The Swedish approach to academics made Nicholas Balthrop realize that he should not concentrate on his academics to the exclusion of all other interests and hobbies. School is important, but it’s not everything.
University of Portland
Junior year of high school I was fortunate enough to have spent a year abroad as an ambassador through Rotary International Youth Exchange to Linköping, Sweden. It was a year I will never forget; a year that let me grow into the independent person I am today. My experiences abroad gave me insights not only into foreign cultures but also my own. There were many differences between my home, the United States, and Sweden, especially in the way they educate their youth. Through these experiences I realized the difference in students’ stress levels in the United States and Sweden. Regarding my own education, I realized that although it is exceedingly important, there is more to life than just studying.
Here in the United States, we have and for many years have had a “go, go, go” lifestyle. This lifestyle is reflected in the fast food phenomenon, in the incredibly large amounts of caffeine we consume, and the enormous use of vehicles. This lifestyle is also mirrored in the classroom. In the United States, every student has one chance to do well in school; one chance to prove that he or she has the intelligence and the motivation to do well in life. This one shot deal makes education very competitive. We see class rankings in a majority of high schools, pitting students against one another in order to be the victor, and therefore, successful. Here in the United States, only the victorious survive.
This is a stark contrast to Sweden. In Sweden, no matter how poorly one does in high school, there is always a special school available where students can take whichever high school classes they choose again, and get a better grade. Theoretically, someone who gets the equivalent of 2.0 GPA can go back and turn each of those grades one by one into A’s, and eventually get a 4.0 GPA. In Sweden teachers rarely give out homework, believing that the students will study however hard they want and get the grade they deserve. If a student decides that school is not a very high priority right then in his or her life, they can make it up later on when it becomes more of a priority. The average Swedish student is appalled by class ranking, saying that it is not fair for the student who gets ranked last to feel bad about being last. An American would likely say that that is a motivator for the student to get better grades.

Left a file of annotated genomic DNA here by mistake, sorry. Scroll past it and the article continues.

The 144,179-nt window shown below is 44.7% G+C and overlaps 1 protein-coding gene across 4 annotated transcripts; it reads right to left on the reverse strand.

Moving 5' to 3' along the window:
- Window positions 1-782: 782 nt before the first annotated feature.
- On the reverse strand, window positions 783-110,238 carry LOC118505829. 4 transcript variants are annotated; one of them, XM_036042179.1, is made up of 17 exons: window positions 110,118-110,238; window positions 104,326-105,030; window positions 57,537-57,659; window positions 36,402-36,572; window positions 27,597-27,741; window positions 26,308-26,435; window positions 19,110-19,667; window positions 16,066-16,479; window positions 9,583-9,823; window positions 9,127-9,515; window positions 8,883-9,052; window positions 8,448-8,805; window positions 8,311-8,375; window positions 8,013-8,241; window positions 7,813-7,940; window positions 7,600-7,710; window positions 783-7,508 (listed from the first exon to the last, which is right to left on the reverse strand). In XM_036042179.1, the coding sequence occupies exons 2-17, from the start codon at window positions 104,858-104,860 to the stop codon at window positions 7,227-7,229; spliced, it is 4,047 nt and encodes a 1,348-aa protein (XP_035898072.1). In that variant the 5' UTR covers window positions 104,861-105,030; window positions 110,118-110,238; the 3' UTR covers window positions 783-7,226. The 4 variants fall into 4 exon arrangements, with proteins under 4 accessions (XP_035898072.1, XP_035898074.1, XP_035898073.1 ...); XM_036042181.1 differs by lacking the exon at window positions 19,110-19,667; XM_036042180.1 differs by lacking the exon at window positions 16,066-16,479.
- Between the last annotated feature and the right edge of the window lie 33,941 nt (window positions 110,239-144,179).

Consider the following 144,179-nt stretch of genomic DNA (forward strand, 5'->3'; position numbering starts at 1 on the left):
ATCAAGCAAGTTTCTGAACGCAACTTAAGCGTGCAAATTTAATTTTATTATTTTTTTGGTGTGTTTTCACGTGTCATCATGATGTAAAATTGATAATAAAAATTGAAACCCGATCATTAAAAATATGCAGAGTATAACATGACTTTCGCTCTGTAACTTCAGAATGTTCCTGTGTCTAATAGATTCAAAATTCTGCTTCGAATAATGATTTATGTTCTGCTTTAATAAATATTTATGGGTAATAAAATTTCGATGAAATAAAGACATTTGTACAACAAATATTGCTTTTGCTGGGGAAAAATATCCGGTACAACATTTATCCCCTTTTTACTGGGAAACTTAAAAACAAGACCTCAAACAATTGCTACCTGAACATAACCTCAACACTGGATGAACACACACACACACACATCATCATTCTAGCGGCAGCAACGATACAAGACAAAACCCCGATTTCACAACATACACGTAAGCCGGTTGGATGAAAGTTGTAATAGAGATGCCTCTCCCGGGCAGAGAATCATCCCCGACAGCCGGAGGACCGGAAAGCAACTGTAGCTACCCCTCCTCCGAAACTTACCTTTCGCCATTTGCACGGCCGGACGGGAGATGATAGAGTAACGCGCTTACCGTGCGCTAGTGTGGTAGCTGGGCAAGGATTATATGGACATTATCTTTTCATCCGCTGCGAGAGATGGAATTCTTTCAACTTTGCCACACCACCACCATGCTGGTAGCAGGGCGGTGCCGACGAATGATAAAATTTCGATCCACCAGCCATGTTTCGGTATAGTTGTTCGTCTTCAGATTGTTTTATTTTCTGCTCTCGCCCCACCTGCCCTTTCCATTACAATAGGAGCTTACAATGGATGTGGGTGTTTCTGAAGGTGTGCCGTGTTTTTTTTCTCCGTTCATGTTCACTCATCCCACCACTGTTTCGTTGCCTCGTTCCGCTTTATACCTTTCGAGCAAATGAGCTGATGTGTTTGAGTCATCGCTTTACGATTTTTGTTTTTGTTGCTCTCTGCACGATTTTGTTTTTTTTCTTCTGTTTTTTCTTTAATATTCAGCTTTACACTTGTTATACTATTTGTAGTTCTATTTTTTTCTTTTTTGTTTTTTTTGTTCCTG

This way of thinking, a more empathetic and relaxed way of viewing education, ended up affecting me greatly. I do realize that I am in the dog-eat-dog American system, so however much I would like to, I cannot become relaxed with my education. However, this influence has also made me realize that school is not everything. Sometimes it is not good to spend the entire day in the library studying. Some days one needs to do simpler things, like take a walk and enjoy a sunset, or eat pizza with a group of friends. Life should not be entirely about getting the best grades possible, although that is of course important. It is also about the things we experience and the friends we make.
Nicholas learned to strike a balance between school and the rest of his life. That’s a lesson we all can use, no matter where in the world you attend school!